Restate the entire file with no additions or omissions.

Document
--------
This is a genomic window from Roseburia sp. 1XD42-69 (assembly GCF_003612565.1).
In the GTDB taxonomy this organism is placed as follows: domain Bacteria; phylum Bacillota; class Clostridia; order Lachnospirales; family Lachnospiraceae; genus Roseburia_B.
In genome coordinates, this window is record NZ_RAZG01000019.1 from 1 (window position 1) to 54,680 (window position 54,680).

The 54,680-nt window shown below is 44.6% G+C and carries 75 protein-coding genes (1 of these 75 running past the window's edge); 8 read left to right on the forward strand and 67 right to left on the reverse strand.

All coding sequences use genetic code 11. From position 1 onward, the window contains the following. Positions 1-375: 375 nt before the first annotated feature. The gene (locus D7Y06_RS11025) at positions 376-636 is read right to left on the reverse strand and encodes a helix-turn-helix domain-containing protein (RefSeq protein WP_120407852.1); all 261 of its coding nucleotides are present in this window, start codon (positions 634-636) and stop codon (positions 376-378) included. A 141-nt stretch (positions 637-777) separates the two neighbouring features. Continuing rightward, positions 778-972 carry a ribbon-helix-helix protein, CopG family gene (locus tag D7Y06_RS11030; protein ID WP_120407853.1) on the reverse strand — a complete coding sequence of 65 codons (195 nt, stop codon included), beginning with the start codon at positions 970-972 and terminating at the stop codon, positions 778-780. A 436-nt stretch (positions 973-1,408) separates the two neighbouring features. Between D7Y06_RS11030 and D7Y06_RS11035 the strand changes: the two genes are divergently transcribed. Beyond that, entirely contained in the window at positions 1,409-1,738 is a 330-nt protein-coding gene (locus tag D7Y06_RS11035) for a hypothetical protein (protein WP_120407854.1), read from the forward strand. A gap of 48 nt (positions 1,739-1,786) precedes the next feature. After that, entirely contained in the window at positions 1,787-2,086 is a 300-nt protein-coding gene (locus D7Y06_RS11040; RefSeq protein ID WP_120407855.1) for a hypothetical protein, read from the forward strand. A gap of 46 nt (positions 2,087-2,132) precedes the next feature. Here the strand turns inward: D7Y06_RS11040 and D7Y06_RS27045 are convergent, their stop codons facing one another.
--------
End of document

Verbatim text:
This is a genomic window from Roseburia sp. 1XD42-69 (assembly GCF_003612565.1).
In the GTDB taxonomy this organism is placed as follows: domain Bacteria; phylum Bacillota; class Clostridia; order Lachnospirales; family Lachnospiraceae; genus Roseburia_B.
In genome coordinates, this window is record NZ_RAZG01000019.1 from 1 (window position 1) to 54,680 (window position 54,680).

The 54,680-nt window shown below is 44.6% G+C and carries 75 protein-coding genes (1 of these 75 running past the window's edge); 8 read left to right on the forward strand and 67 right to left on the reverse strand.

All coding sequences use genetic code 11. From position 1 onward, the window contains the following. Positions 1-375: 375 nt before the first annotated feature. The gene (locus D7Y06_RS11025) at positions 376-636 is read right to left on the reverse strand and encodes a helix-turn-helix domain-containing protein (RefSeq protein WP_120407852.1); all 261 of its coding nucleotides are present in this window, start codon (positions 634-636) and stop codon (positions 376-378) included. A 141-nt stretch (positions 637-777) separates the two neighbouring features. Continuing rightward, positions 778-972 carry a ribbon-helix-helix protein, CopG family gene (locus tag D7Y06_RS11030; protein ID WP_120407853.1) on the reverse strand — a complete coding sequence of 65 codons (195 nt, stop codon included), beginning with the start codon at positions 970-972 and terminating at the stop codon, positions 778-780. A 436-nt stretch (positions 973-1,408) separates the two neighbouring features. Between D7Y06_RS11030 and D7Y06_RS11035 the strand changes: the two genes are divergently transcribed. Beyond that, entirely contained in the window at positions 1,409-1,738 is a 330-nt protein-coding gene (locus tag D7Y06_RS11035) for a hypothetical protein (protein WP_120407854.1), read from the forward strand. A gap of 48 nt (positions 1,739-1,786) precedes the next feature. After that, entirely contained in the window at positions 1,787-2,086 is a 300-nt protein-coding gene (locus D7Y06_RS11040; RefSeq protein ID WP_120407855.1) for a hypothetical protein, read from the forward strand. A gap of 46 nt (positions 2,087-2,132) precedes the next feature. Here the strand turns inward: D7Y06_RS11040 and D7Y06_RS27045 are convergent, their stop codons facing one another.